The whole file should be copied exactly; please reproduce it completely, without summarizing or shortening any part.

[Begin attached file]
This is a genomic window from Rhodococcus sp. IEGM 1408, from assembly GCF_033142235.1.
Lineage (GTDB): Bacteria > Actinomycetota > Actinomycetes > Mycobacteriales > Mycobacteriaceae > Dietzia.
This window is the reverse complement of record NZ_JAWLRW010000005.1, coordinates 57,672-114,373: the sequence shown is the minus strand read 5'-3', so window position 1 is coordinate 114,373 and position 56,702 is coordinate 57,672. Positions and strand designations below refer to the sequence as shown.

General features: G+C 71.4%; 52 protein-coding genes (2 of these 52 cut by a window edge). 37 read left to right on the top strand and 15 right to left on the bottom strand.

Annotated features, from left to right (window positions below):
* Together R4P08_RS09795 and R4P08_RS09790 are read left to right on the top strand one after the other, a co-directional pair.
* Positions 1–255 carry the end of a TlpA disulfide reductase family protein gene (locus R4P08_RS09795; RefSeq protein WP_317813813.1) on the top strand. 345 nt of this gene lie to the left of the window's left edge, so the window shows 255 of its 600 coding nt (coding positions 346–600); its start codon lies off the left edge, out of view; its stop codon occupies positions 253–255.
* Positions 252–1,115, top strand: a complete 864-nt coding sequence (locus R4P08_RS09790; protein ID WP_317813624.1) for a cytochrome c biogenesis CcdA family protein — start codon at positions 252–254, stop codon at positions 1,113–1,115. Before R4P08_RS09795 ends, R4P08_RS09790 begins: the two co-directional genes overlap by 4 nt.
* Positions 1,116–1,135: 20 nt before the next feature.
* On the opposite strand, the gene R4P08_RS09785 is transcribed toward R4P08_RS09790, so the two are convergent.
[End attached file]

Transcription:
This is a genomic window from Rhodococcus sp. IEGM 1408, from assembly GCF_033142235.1.
Lineage (GTDB): Bacteria > Actinomycetota > Actinomycetes > Mycobacteriales > Mycobacteriaceae > Dietzia.
This window is the reverse complement of record NZ_JAWLRW010000005.1, coordinates 57,672-114,373: the sequence shown is the minus strand read 5'-3', so window position 1 is coordinate 114,373 and position 56,702 is coordinate 57,672. Positions and strand designations below refer to the sequence as shown.

General features: G+C 71.4%; 52 protein-coding genes (2 of these 52 cut by a window edge). 37 read left to right on the top strand and 15 right to left on the bottom strand.

Annotated features, from left to right (window positions below):
* Together R4P08_RS09795 and R4P08_RS09790 are read left to right on the top strand one after the other, a co-directional pair.
* Positions 1–255 carry the end of a TlpA disulfide reductase family protein gene (locus R4P08_RS09795; RefSeq protein WP_317813813.1) on the top strand. 345 nt of this gene lie to the left of the window's left edge, so the window shows 255 of its 600 coding nt (coding positions 346–600); its start codon lies off the left edge, out of view; its stop codon occupies positions 253–255.
* Positions 252–1,115, top strand: a complete 864-nt coding sequence (locus R4P08_RS09790; protein ID WP_317813624.1) for a cytochrome c biogenesis CcdA family protein — start codon at positions 252–254, stop codon at positions 1,113–1,115. Before R4P08_RS09795 ends, R4P08_RS09790 begins: the two co-directional genes overlap by 4 nt.
* Positions 1,116–1,135: 20 nt before the next feature.
* On the opposite strand, the gene R4P08_RS09785 is transcribed toward R4P08_RS09790, so the two are convergent.